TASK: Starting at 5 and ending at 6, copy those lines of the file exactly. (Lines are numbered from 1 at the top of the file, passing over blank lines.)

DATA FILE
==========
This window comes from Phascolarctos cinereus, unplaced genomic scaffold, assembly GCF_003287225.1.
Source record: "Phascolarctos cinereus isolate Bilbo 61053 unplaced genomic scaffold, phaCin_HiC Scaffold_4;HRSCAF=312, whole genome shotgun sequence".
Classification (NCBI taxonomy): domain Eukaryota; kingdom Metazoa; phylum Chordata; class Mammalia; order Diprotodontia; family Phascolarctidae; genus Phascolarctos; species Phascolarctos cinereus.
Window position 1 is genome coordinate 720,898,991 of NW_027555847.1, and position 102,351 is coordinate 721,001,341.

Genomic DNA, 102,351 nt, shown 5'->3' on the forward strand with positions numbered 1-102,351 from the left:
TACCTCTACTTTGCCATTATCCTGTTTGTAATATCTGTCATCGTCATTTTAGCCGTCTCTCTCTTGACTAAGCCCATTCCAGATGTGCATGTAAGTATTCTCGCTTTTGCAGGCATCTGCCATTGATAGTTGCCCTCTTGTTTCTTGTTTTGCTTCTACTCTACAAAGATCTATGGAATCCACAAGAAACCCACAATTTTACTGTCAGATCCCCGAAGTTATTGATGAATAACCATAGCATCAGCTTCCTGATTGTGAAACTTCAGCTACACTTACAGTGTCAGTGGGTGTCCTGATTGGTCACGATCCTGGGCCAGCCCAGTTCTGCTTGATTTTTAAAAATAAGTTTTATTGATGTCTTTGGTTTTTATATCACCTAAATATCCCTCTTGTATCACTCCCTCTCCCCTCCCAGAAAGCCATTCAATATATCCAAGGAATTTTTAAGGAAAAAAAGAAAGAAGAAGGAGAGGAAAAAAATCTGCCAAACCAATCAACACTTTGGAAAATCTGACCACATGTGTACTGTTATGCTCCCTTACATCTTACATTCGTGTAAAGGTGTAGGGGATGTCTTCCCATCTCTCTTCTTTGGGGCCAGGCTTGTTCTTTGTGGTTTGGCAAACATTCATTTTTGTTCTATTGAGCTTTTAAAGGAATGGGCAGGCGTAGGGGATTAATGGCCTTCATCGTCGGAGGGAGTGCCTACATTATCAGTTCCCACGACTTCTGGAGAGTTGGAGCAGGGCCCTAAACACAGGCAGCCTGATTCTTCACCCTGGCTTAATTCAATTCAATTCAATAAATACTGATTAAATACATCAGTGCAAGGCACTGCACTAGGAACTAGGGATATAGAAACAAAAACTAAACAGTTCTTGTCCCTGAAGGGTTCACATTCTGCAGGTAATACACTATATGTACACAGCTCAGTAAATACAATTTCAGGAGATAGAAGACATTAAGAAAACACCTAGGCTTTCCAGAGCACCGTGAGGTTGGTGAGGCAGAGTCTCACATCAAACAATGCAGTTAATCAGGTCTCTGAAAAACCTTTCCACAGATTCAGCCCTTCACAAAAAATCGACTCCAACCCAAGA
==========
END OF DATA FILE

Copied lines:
Genomic DNA, 102,351 nt, shown 5'->3' on the forward strand with positions numbered 1-102,351 from the left:
TACCTCTACTTTGCCATTATCCTGTTTGTAATATCTGTCATCGTCATTTTAGCCGTCTCTCTCTTGACTAAGCCCATTCCAGATGTGCATGTAAGTATTCTCGCTTTTGCAGGCATCTGCCATTGATAGTTGCCCTCTTGTTTCTTGTTTTGCTTCTACTCTACAAAGATCTATGGAATCCACAAGAAACCCACAATTTTACTGTCAGATCCCCGAAGTTATTGATGAATAACCATAGCATCAGCTTCCTGATTGTGAAACTTCAGCTACACTTACAGTGTCAGTGGGTGTCCTGATTGGTCACGATCCTGGGCCAGCCCAGTTCTGCTTGATTTTTAAAAATAAGTTTTATTGATGTCTTTGGTTTTTATATCACCTAAATATCCCTCTTGTATCACTCCCTCTCCCCTCCCAGAAAGCCATTCAATATATCCAAGGAATTTTTAAGGAAAAAAAGAAAGAAGAAGGAGAGGAAAAAAATCTGCCAAACCAATCAACACTTTGGAAAATCTGACCACATGTGTACTGTTATGCTCCCTTACATCTTACATTCGTGTAAAGGTGTAGGGGATGTCTTCCCATCTCTCTTCTTTGGGGCCAGGCTTGTTCTTTGTGGTTTGGCAAACATTCATTTTTGTTCTATTGAGCTTTTAAAGGAATGGGCAGGCGTAGGGGATTAATGGCCTTCATCGTCGGAGGGAGTGCCTACATTATCAGTTCCCACGACTTCTGGAGAGTTGGAGCAGGGCCCTAAACACAGGCAGCCTGATTCTTCACCCTGGCTTAATTCAATTCAATTCAATAAATACTGATTAAATACATCAGTGCAAGGCACTGCACTAGGAACTAGGGATATAGAAACAAAAACTAAACAGTTCTTGTCCCTGAAGGGTTCACATTCTGCAGGTAATACACTATATGTACACAGCTCAGTAAATACAATTTCAGGAGATAGAAGACATTAAGAAAACACCTAGGCTTTCCAGAGCACCGTGAGGTTGGTGAGGCAGAGTCTCACATCAAACAATGCAGTTAATCAGGTCTCTGAAAAACCTTTCCACAGATTCAGCCCTTCACAAAAAATCGACTCCAACCCAAGA